Effect of rabbit carboxylesterase conversion of prodrug CPT11 to SN38 on the survival of Glioma cells
Research has discovered the migratory capabilities of neural stem cells to tumor cells. The HB1.F3 CD (cytosine deaminase) multipotent neural stem cell line utilized in this research contains a retroviral insertion of the vmyc gene to maintain replication and stability during passage thereby immortalizing them. By engineering these cells to aid in the administration of anti-cancer drugs (Topoisomerase-1 or Top-1 inhibitors), more efficient means of treating highly ubiquitous and metastasizing tumors such as with Gliomas are in development. These neural stem cells are transduced with adenovirus rabbit carboxylesterase (rCE) so that in the presence of Top-1 inhibitor and camptothecin derivative, irinotecan (CPT11), initiation of its active form, SN38, occurs and higher grade killing is expected. Using a Cytotoxicity assay and Sulforhodamine B (SRB) assay the sensitivity of glioma cell lines D566 and U87 to CPT11 and SN-38 is measured contrasting the drugs? killing capacities. SN38 is too toxic to be administered directly in the body but efficient in its passing the blood brain barrier (when compared to less efficient prodrugs like CD). Thus, the stem cells merely secrete the rCE into their surrounding media which upon culture of 6 days is collected and utilized in converting the prodrug to SN38. Finally two other carboxylesterases MUT6 and NULL the humanized CEs paired with the rCE will be monitored for their affects on the growth of F3CDs.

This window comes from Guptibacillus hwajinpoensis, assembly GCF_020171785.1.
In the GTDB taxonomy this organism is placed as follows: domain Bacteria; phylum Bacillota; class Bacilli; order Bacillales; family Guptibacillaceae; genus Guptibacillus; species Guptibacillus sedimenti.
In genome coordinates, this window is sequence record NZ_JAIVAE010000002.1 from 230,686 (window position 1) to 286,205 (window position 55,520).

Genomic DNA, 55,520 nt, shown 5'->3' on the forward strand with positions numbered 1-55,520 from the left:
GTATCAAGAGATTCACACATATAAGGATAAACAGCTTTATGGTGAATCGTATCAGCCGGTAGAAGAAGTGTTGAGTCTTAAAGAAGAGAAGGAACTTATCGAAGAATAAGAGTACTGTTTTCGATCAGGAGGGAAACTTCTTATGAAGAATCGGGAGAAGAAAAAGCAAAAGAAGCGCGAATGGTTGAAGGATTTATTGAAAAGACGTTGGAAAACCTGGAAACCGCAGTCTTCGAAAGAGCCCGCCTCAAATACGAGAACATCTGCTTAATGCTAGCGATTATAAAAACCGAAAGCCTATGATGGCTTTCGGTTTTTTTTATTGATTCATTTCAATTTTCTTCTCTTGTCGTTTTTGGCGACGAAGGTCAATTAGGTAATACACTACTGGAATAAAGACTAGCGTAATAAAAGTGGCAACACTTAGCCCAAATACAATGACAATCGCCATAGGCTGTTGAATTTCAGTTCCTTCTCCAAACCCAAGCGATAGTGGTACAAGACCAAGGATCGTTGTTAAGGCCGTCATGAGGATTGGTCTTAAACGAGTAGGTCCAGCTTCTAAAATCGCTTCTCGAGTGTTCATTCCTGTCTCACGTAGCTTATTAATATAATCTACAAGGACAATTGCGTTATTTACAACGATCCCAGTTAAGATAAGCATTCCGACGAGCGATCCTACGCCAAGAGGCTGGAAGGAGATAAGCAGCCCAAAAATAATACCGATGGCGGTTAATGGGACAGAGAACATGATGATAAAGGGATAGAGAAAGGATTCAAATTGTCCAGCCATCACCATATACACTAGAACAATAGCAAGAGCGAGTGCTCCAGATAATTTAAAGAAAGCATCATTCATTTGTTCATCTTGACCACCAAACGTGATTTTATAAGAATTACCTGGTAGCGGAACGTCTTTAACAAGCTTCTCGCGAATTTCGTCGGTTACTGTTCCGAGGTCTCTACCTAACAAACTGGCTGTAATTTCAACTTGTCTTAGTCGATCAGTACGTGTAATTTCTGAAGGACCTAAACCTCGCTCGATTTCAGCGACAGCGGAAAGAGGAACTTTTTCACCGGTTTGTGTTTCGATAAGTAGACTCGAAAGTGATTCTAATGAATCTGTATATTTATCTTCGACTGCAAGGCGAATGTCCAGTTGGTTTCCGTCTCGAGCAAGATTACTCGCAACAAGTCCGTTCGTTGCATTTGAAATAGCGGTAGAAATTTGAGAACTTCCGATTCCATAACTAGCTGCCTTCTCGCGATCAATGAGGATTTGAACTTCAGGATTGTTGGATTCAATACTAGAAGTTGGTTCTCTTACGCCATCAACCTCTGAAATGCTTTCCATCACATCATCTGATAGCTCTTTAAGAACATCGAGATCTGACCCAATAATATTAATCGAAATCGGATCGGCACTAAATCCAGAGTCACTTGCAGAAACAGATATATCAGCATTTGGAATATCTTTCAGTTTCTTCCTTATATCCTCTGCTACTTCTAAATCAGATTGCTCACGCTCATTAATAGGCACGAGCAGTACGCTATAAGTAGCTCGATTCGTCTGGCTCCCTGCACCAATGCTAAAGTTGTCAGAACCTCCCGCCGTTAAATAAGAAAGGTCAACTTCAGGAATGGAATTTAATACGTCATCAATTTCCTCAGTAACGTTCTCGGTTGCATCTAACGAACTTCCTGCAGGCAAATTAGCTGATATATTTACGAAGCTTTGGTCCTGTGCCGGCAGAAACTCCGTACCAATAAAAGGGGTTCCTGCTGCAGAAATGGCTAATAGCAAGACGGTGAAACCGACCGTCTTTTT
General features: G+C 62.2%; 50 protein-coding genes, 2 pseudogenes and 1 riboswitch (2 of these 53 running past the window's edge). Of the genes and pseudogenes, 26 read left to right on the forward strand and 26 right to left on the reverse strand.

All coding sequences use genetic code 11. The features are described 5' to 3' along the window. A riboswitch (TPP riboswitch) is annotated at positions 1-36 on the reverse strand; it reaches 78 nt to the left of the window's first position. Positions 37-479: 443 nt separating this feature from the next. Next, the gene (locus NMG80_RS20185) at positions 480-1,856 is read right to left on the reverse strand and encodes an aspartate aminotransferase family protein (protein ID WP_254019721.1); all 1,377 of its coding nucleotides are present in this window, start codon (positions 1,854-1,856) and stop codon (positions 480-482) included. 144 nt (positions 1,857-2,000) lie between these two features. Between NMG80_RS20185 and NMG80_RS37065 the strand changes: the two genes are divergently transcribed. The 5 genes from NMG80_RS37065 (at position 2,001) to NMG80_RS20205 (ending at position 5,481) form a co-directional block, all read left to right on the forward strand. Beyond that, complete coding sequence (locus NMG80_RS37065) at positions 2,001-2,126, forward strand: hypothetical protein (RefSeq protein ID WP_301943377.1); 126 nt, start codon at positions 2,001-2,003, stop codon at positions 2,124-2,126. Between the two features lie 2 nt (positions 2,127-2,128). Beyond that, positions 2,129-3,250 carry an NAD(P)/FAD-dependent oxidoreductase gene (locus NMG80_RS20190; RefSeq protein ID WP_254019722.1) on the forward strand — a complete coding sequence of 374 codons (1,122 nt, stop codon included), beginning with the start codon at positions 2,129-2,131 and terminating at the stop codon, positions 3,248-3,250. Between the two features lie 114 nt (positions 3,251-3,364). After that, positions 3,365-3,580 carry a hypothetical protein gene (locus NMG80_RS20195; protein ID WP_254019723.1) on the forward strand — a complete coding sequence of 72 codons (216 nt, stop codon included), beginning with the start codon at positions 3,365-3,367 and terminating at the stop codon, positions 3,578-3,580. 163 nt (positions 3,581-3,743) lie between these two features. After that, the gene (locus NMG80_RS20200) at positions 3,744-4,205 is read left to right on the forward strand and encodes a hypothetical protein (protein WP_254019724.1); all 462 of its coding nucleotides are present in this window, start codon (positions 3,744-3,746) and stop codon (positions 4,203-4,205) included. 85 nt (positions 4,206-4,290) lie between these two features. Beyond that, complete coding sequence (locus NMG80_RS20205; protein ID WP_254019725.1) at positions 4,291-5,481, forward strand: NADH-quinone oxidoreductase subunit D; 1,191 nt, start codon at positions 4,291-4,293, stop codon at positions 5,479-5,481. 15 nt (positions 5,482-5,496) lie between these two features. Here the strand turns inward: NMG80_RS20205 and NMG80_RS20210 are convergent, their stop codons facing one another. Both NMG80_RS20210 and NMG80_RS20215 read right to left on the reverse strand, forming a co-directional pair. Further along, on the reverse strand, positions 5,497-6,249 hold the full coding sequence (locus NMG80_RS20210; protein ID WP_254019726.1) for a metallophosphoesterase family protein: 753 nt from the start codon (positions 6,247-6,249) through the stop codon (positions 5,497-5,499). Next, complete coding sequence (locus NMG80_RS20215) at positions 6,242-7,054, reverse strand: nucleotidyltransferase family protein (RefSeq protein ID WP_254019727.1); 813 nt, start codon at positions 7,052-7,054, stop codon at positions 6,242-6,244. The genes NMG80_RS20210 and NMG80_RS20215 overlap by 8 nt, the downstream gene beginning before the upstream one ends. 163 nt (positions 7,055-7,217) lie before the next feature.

Leong, Amanda, "Effect of rabbit carboxylesterase conversion of prodrug CPT11 to SN38 on the survival of Glioma cells" (2009). URC Student Scholarship.
Dr. Karen Aboody, City of Hope
Howard Hughes Medical Institute Undergraduate Science Education Grant
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